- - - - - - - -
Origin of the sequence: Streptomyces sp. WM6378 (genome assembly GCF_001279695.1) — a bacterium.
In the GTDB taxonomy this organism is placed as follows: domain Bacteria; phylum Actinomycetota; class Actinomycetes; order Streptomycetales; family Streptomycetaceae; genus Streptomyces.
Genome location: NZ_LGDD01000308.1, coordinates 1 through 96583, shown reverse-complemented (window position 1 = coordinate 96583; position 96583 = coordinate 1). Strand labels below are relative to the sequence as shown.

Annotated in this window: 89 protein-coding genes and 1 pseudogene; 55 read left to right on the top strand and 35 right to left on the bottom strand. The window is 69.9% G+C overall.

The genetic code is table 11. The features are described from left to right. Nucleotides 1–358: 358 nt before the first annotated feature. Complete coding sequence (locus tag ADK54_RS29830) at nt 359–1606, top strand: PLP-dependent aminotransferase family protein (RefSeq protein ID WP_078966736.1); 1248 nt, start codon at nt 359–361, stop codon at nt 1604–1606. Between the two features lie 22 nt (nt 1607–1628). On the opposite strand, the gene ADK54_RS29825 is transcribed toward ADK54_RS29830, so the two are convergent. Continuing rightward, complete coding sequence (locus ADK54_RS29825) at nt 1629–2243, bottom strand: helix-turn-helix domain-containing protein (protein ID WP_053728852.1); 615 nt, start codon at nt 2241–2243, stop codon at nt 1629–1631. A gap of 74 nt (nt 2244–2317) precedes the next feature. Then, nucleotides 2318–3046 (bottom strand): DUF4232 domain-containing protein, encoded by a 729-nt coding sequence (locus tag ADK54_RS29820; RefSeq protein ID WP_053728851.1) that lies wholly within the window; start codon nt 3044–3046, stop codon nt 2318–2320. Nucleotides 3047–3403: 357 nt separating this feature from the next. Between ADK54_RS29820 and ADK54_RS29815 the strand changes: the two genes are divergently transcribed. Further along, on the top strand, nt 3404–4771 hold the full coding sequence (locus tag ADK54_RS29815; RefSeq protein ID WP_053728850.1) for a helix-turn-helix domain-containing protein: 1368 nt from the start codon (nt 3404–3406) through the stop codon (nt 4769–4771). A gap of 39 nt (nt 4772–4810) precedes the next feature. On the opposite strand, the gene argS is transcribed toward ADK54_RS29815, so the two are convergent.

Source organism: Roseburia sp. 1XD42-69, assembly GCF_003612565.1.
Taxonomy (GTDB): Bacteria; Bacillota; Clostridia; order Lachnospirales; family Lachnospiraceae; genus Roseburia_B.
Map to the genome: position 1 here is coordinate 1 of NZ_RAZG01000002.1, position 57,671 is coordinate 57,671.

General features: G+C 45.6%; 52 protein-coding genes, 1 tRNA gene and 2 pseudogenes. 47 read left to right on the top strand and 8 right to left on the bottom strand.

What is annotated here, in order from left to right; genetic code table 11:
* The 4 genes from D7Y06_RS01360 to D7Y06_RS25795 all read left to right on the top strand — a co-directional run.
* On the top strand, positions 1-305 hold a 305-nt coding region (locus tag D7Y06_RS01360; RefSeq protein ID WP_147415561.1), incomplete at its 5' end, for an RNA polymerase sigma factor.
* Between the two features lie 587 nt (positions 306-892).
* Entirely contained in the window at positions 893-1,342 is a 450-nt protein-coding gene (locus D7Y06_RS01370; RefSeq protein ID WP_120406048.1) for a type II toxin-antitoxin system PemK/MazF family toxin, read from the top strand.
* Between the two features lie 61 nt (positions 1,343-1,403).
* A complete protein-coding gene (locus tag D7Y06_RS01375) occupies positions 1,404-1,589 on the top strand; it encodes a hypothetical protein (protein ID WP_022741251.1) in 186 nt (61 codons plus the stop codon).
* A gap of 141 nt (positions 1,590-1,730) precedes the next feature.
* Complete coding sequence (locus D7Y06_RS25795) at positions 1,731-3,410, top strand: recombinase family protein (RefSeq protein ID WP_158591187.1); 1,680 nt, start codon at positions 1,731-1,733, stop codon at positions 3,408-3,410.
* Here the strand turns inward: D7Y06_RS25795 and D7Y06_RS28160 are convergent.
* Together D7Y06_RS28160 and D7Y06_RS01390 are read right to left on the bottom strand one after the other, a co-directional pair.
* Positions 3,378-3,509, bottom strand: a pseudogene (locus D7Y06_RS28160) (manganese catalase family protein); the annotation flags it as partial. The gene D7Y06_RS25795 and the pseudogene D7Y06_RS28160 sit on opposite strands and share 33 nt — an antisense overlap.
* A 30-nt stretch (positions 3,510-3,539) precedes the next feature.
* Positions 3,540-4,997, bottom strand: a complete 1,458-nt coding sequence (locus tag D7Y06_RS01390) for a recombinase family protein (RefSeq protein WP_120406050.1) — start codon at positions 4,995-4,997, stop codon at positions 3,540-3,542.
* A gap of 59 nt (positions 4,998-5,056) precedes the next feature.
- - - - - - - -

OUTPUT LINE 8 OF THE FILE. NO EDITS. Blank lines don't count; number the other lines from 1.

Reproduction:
Map to the genome: position 1 here is coordinate 1 of NZ_RAZG01000002.1, position 57,671 is coordinate 57,671.